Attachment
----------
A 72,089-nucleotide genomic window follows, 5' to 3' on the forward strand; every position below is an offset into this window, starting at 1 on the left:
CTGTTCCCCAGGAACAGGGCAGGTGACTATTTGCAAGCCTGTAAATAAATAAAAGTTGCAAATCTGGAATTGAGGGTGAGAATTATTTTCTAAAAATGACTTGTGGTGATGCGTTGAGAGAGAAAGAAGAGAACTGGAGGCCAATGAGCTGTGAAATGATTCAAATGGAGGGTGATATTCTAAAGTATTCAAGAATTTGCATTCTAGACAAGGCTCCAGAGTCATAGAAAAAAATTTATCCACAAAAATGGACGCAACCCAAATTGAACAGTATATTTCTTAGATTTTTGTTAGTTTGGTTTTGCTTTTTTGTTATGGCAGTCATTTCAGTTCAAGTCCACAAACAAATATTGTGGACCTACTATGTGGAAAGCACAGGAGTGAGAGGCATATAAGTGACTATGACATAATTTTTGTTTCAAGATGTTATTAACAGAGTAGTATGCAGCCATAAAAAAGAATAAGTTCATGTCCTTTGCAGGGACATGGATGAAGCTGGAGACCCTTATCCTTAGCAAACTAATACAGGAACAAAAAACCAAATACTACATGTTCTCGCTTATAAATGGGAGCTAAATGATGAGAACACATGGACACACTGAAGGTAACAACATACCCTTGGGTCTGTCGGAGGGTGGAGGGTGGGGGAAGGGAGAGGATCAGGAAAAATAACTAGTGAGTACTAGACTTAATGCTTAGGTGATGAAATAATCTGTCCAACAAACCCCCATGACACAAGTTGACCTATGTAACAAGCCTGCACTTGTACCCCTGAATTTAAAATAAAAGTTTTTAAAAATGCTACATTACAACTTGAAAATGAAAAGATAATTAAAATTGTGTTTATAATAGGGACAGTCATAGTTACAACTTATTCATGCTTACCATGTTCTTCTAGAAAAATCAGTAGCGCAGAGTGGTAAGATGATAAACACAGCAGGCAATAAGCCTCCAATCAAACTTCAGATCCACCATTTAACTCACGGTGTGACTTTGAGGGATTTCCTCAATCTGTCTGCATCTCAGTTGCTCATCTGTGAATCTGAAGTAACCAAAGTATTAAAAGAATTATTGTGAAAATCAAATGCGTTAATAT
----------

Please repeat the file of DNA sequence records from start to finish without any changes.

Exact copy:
A 72,089-nucleotide genomic window follows, 5' to 3' on the forward strand; every position below is an offset into this window, starting at 1 on the left:
CTGTTCCCCAGGAACAGGGCAGGTGACTATTTGCAAGCCTGTAAATAAATAAAAGTTGCAAATCTGGAATTGAGGGTGAGAATTATTTTCTAAAAATGACTTGTGGTGATGCGTTGAGAGAGAAAGAAGAGAACTGGAGGCCAATGAGCTGTGAAATGATTCAAATGGAGGGTGATATTCTAAAGTATTCAAGAATTTGCATTCTAGACAAGGCTCCAGAGTCATAGAAAAAAATTTATCCACAAAAATGGACGCAACCCAAATTGAACAGTATATTTCTTAGATTTTTGTTAGTTTGGTTTTGCTTTTTTGTTATGGCAGTCATTTCAGTTCAAGTCCACAAACAAATATTGTGGACCTACTATGTGGAAAGCACAGGAGTGAGAGGCATATAAGTGACTATGACATAATTTTTGTTTCAAGATGTTATTAACAGAGTAGTATGCAGCCATAAAAAAGAATAAGTTCATGTCCTTTGCAGGGACATGGATGAAGCTGGAGACCCTTATCCTTAGCAAACTAATACAGGAACAAAAAACCAAATACTACATGTTCTCGCTTATAAATGGGAGCTAAATGATGAGAACACATGGACACACTGAAGGTAACAACATACCCTTGGGTCTGTCGGAGGGTGGAGGGTGGGGGAAGGGAGAGGATCAGGAAAAATAACTAGTGAGTACTAGACTTAATGCTTAGGTGATGAAATAATCTGTCCAACAAACCCCCATGACACAAGTTGACCTATGTAACAAGCCTGCACTTGTACCCCTGAATTTAAAATAAAAGTTTTTAAAAATGCTACATTACAACTTGAAAATGAAAAGATAATTAAAATTGTGTTTATAATAGGGACAGTCATAGTTACAACTTATTCATGCTTACCATGTTCTTCTAGAAAAATCAGTAGCGCAGAGTGGTAAGATGATAAACACAGCAGGCAATAAGCCTCCAATCAAACTTCAGATCCACCATTTAACTCACGGTGTGACTTTGAGGGATTTCCTCAATCTGTCTGCATCTCAGTTGCTCATCTGTGAATCTGAAGTAACCAAAGTATTAAAAGAATTATTGTGAAAATCAAATGCGTTAATAT